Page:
Q: Who is the most interesting person you have met so far?

Simphiwe: Andile. Chill a few minutes with him and you’ll surely be in stitches.

Drew: David from the Digital Media team. I met him during our induction last week. I found his quirky personality and his childlike curiosity to be quite fascinating. He reminded me of what we should be as creatives – childlike and inquisitive.

Q: If you are not busy being an Ogilvilian – where would we find you

Simphiwe: On the road cycling, running, or on a soccer field. On Instagram you can find me at @SKkhumalo

Drew: Probably somewhere snapping cool pics… or chilling on the Instagram streets. Catch me at – @iDREWitZA


Finalists–Bookmarks 2012


Last night the 2012 Bookmark awards shortlist was announced, Ogilvy & Mather South African currently has 23 finalists in the running (6 for Johannesburg, and 17 for Cape Town). The Bookmarks are South Africa’s Digital Awards, recognizing and rewarding results in digital publishing and agencies. Below is a list of the short listed results from Ogilvy, just click on the links below to see the work, or if you want to see the full list go to

Core Awards – Websites/Microsites/Mobisites – Government, Public Service and Civil Society Sites (6 shortlisted)
Ogilvy Johannesburg – Add Hope Website

Core Awards – Websites/Microsites/Mobisites – Microsites (9 shortlisted)
Ogilvy Johannesburg – Add Hope Website

Core Awards – Advertising and Search – Display Advertising (17 shortlisted)
Ogilvy Cape Town – Amarok Double Cab
Ogilvy Cape Town – Audi A5 – Sharper News
Ogilvy Cape Town – Explore Tab
Ogilvy Cape Town – Golf Cabriolet – “Scroll Up”
Ogilvy Johannesburg – KFC Tower Raiders

Core Awards – Social, Community and PR – Social Media Properties (14 shortlisted)
Ogilvy Cape Town – The World’s First Alien Abduction Flavoured Gum
Social@Ogilvy – Castle Lager Social Media Relaunch

Core Awards – Social, Community and PR – Social Media Campaigns (33 shortlisted)
Ogilvy Cape Town – The World’s First Alien Abduction Flavoured Gum
Ogilvy Cape Town – Volkswagen Street Quest
Ogilvy Cape Town – YouTube Interventions
Ogilvy Johannesburg – Miller Music Tour West

Core Awards – Games – Games (6 shortlisted)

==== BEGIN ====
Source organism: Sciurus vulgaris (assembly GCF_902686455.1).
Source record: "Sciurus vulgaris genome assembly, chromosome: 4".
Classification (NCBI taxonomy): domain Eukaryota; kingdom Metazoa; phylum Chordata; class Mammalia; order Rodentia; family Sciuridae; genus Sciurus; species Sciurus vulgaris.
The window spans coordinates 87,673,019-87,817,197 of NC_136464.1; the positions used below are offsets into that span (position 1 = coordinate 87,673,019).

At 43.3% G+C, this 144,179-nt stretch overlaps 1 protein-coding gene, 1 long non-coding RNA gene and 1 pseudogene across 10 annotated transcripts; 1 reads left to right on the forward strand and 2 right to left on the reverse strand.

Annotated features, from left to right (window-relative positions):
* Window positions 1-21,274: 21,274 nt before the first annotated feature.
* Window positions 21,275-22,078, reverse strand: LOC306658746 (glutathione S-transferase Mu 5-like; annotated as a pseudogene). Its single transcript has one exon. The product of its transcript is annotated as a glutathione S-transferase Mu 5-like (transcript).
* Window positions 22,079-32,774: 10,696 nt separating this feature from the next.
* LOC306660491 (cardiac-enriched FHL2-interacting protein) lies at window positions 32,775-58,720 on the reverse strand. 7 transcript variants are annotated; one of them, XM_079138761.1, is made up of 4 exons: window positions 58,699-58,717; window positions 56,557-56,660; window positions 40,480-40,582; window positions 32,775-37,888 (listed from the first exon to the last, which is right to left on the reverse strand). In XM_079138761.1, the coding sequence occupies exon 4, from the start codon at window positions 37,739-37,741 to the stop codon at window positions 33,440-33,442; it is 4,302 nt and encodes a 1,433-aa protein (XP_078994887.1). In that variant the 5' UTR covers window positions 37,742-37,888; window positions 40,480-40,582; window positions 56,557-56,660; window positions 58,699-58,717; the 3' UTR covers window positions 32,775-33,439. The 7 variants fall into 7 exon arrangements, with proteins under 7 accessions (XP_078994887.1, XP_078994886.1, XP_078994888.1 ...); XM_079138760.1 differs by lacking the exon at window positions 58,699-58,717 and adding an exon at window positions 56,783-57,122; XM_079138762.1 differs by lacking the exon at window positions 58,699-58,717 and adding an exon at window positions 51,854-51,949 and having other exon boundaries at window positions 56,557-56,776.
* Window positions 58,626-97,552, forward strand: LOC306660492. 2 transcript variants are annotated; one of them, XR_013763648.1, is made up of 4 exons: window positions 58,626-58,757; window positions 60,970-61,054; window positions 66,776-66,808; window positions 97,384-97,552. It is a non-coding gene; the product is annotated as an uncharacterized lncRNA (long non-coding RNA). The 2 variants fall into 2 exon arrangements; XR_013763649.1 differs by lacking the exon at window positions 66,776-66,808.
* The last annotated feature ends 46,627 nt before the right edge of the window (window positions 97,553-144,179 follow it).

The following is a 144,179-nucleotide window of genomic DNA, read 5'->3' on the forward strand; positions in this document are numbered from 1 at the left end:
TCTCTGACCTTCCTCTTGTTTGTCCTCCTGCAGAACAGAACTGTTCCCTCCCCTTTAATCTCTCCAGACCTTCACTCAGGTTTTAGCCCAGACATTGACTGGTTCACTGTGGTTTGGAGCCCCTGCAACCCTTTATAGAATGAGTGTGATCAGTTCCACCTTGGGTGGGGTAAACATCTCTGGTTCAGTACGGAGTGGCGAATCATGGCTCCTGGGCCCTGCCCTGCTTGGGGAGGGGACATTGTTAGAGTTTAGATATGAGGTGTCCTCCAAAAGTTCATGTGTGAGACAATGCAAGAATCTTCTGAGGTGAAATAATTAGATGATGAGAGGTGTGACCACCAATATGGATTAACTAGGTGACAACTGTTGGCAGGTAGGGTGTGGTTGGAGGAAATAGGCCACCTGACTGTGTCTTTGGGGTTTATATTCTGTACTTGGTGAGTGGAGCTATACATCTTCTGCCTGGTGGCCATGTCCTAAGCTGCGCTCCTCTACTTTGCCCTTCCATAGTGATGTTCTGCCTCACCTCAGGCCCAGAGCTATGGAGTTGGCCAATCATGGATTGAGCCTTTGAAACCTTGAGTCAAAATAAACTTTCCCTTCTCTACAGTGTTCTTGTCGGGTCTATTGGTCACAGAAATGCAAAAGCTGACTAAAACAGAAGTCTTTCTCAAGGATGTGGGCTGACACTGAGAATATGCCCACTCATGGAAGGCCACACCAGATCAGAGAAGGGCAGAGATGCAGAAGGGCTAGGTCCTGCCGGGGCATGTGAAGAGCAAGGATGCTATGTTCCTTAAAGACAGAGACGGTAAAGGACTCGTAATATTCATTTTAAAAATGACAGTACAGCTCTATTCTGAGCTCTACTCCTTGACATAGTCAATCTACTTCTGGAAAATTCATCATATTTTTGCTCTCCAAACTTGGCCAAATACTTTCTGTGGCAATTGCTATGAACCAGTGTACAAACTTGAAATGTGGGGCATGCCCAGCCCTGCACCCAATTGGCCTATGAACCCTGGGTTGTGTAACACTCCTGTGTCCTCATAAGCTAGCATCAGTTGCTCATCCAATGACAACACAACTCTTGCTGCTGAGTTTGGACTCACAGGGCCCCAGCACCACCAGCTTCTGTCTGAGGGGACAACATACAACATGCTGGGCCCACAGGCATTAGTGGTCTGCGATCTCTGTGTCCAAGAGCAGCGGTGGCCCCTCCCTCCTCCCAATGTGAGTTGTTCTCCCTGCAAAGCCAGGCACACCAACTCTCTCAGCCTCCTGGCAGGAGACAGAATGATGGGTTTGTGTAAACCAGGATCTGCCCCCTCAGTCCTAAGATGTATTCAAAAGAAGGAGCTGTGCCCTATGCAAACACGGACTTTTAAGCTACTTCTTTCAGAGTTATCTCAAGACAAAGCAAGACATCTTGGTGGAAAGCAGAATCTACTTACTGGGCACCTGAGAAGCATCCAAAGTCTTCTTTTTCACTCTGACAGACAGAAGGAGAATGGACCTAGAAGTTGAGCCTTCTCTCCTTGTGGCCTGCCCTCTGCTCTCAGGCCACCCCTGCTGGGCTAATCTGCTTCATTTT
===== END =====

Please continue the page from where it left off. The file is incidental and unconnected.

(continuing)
Ogilvy Cape Town – Volkswagen Street Quest

Core Awards – Online Video and Audio – Online Video (7 shortlisted)
Ogilvy Cape Town – The World’s First Alien Abduction Flavoured Gum Campaign
Ogilvy Cape Town – YouTube Interventions
Ogilvy Johannesburg – Doing More

Core Awards – Integrated / Mixed Media – Integrated Digital Marketing / Campaigns (13 shortlisted)
Ogilvy Cape Town – The World’s First Alien Abduction Flavoured Gum
Ogilvy Cape Town – Volkswagen Street Quest

Craft Awards – Interface, Interaction, Navigation, UX (10)
Ogilvy Cape Town – Volkswagen Street Quest

Craft Awards – Graphic Design, Illustration, Animation (12)
Ogilvy Cape Town – Golf Cabriolet – “Scroll up”
Ogilvy Cape Town – Volkswagen Street Quest

Craft Awards – Tech. Innovation (12)
Ogilvy Cape Town – Volkswagen Street Quest

Fran Luckin: Creative Freedom

Freedom wallFran Luckin is the Executive Creative Director at Ogilvy Johannesburg.

This is the time when we celebrate freedom, in all its manifestations. For people like me, Fran Luckinwho work in an industry whose life-blood is creativity, freedom is no less a serious business than it is for anyone else.

Don’t get me wrong when I talk about the desire for more creative freedom.  Parenting manuals (and, probably, more than a few parents) will tell you that total freedom is not a good thing. There need to be boundaries.

A misconception I encounter often, and that that never seems to die, is that great creative people are free-spirited, mercurial, bong-toting beings, as hard to pin down as tiny bashful woodland creatures, who detest rules and discipline, and need to be given enormous rein and scope to ramble about, chasing the Muse.

This is, frankly, rubbish. The best creative people I know are also the most disciplined people I know, with the focus and commitment of endurance athletes.

They know that coming up with a great creative solution requires hours of being chained to a desk, and that having an idea is only the start of a long, arduous process in which the idea has to be hammered out, torture-tested, translated into every possible medium – sometimes only to be dropped, after all that, in favour of another, completely new, idea.

The creative freedom that I – and all of the really good creative people I know – crave, is simply this: the freedom to think about the problem differently.